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understanding what we are

Ray Blanchard’s Autogynephelia theory is offered as the explanation for men suffering from transvestic fetishism resorting to surgery to become facsimiles of women. But why would a fetishist wish to take hormones and have surgery and why are they still content years after their procedure?

It appears that Autogynephelia does nothing more than point to a reality that everyone as far back as Magnus Hirschfield observed and acknowledged. It is not really an explanation for the origins of gender dysphoria which is why it is best relegated to the category of pseudo-science. It hangs its very premise on the notion that prepubescent children can fall victim to fetishes. Harry Benjamin noted it but did not focus on it in his 1966 publication because he believed it to be a result of gender confusion and not a driving force. He preferred to focus on his disorientation scale.

People who go to fetish clubs dressed in body hugging latex and high heels are perfectly happy in their skin as males. They suffer no dysphoria and have no interest in going to the mall and having coffee with the girls or going out and being perceived as real women in the world. These people do not seek out hormones or surgery because there is no gender dissonance in their brain.

Similarly, a person like Thorin who was kind enough to comment in my blog that he used to suffer from a sexual addiction was able to curb his dressing because he also does not suffer from gender dysphoria.

Gender dysphorics understand that their feelings predate any sexual association that puberty may have brought with it. I have addressed that correlation in a previous post but the basic idea is that a heterosexual dysphoric male melds in his mind his love for women with his desire to be one. The problem with Blanchard's proposition is that it can only work if his fetish concept begins far before puberty which runs counter to the personal experiences of most transgendered people.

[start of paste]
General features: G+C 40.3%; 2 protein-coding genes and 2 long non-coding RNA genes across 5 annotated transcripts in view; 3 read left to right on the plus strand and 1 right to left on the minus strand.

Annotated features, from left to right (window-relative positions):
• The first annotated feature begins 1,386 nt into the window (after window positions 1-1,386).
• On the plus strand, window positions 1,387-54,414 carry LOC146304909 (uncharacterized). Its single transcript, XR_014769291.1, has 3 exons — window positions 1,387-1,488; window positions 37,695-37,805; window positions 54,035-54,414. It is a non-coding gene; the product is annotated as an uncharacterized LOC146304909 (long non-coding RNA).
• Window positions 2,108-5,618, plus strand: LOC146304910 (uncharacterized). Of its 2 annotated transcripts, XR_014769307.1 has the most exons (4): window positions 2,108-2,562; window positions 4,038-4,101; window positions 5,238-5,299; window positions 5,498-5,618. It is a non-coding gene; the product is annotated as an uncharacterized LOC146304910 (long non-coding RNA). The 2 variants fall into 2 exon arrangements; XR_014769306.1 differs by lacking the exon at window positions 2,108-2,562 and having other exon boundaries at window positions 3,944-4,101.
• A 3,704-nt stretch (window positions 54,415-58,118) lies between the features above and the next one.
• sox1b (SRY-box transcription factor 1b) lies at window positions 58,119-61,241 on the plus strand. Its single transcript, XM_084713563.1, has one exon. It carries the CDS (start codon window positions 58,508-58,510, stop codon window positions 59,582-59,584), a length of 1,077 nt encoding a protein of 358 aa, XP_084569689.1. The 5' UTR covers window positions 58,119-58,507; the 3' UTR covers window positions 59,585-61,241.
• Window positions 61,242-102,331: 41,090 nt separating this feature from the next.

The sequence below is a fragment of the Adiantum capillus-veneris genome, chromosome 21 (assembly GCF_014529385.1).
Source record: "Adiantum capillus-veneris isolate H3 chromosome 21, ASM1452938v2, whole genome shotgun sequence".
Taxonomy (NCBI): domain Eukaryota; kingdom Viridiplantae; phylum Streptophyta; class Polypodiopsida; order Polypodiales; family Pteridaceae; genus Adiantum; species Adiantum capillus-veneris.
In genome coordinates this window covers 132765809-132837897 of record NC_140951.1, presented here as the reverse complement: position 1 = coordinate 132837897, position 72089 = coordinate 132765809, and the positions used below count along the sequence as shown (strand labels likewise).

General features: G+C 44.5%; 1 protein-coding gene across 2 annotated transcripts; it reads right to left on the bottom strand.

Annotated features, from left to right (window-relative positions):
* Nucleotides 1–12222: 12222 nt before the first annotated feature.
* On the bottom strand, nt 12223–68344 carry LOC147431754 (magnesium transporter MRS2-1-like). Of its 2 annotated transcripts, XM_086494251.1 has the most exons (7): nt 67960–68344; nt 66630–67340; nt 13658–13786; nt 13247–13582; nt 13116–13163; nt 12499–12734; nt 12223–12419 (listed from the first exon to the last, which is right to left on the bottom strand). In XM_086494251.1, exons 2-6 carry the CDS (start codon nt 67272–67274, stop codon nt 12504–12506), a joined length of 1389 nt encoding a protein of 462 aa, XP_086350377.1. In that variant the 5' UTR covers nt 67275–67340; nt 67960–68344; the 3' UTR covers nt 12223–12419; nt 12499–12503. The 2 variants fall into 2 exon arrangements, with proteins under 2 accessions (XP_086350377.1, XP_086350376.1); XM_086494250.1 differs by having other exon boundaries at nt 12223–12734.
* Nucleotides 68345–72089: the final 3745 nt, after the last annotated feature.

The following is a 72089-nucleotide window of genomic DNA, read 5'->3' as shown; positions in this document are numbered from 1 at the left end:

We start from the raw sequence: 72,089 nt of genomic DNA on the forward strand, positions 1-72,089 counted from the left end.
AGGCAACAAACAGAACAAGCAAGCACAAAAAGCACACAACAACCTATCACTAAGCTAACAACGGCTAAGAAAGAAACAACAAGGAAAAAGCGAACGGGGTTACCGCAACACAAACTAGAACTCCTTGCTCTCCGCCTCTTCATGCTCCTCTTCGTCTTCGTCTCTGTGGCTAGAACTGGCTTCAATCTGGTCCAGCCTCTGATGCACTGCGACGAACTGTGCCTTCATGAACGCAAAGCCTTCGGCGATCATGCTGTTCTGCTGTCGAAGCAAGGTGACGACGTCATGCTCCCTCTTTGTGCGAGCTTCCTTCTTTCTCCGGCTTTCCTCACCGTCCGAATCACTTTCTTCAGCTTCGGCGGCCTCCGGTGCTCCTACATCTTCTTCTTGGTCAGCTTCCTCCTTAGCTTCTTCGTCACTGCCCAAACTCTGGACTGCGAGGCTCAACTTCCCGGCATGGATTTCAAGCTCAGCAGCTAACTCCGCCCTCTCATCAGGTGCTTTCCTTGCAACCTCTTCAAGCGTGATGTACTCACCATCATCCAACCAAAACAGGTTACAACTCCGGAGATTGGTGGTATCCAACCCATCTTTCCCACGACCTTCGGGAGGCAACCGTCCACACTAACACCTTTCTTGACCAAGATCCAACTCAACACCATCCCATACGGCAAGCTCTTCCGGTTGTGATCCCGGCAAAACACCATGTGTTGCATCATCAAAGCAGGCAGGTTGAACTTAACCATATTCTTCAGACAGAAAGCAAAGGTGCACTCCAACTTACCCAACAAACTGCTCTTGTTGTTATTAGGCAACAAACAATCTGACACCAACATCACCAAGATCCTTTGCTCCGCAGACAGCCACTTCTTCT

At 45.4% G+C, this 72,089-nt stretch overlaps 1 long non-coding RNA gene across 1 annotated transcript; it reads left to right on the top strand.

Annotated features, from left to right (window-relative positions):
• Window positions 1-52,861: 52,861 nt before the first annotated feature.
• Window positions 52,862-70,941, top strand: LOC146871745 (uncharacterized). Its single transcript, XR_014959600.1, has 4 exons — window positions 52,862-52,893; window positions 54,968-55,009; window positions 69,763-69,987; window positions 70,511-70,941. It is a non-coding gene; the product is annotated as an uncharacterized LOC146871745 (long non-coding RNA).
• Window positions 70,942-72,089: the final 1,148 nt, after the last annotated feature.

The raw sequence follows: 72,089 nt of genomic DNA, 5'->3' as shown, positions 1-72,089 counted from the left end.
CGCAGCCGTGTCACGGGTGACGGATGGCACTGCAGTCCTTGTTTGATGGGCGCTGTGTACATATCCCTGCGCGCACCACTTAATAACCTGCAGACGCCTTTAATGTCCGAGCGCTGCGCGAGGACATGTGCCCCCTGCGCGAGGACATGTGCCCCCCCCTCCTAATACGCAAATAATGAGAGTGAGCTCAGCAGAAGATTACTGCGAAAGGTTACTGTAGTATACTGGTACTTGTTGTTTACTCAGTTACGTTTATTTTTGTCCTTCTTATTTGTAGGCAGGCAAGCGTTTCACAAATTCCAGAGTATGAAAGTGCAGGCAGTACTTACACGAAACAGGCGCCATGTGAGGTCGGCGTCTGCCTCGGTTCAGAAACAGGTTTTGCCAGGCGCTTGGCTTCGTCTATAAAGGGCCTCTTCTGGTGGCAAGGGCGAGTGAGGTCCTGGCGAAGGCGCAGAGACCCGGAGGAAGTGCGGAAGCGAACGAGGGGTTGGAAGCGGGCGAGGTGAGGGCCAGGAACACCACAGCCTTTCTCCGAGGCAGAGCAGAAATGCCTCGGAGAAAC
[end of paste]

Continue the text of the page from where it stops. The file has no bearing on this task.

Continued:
Anne Lawrence in her essay "Becoming What We Love" goes out on a limb to support her mentor Blanchard. In it she states: "There are two case reports of boys younger than age three who expressed a desire to wear cross-sex clothing and who experienced penile erections when they did so (Stoller 1985; Zucker and Blanchard 1997).These boys plausibly displayed an early form of autogynephilic arousal". Needless to say, Lawrence accepts herself as an autogynephilic transsexual. Personally I never had an erotic feeling about being a girl and not so much as an erection until I was well into puberty and I doubt most of you have either.

Those of us with this condition can trace its origins to our early childhood. We knew something was amiss but were either afraid to acknowledge it or were castigated for exhibiting any signs of it. We bought into the idea that we could become normal for others. Many of us in our early lives want to think of ourselves as fetish dressers because that would give us a possible out with our dysphoria. If we don’t suffer a condition beyond our control then we can just cure ourselves and lead normal lives. It took me many years to admit that I had dysphoria after refusing even to entertain the notion. As I progressed further into reading and looking into my inner self I realized and finally accepted that I had a lifelong condition to manage.

Thankfully science is progressing and the individualized treatment methods used to treat dysphoria today are working very well. Helene Cote’s group has a variety of people in it who are in varying degrees of transition. Some will never do so while some are well on their way towards gender role transition. She and all serious therapists and theoreticians working in this field acknowledge the existence of dysphoria and this blog regularly relies on their publications.

But all that aside, the hardest part of this process involves understanding yourself and how much of your condition is within your control. If your dysphoria is of a manageable magnitude you may be able to find a solution that does not overly disrupt your current existence.


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She looked at me and smiled and said:

“Really? That’s so neat”

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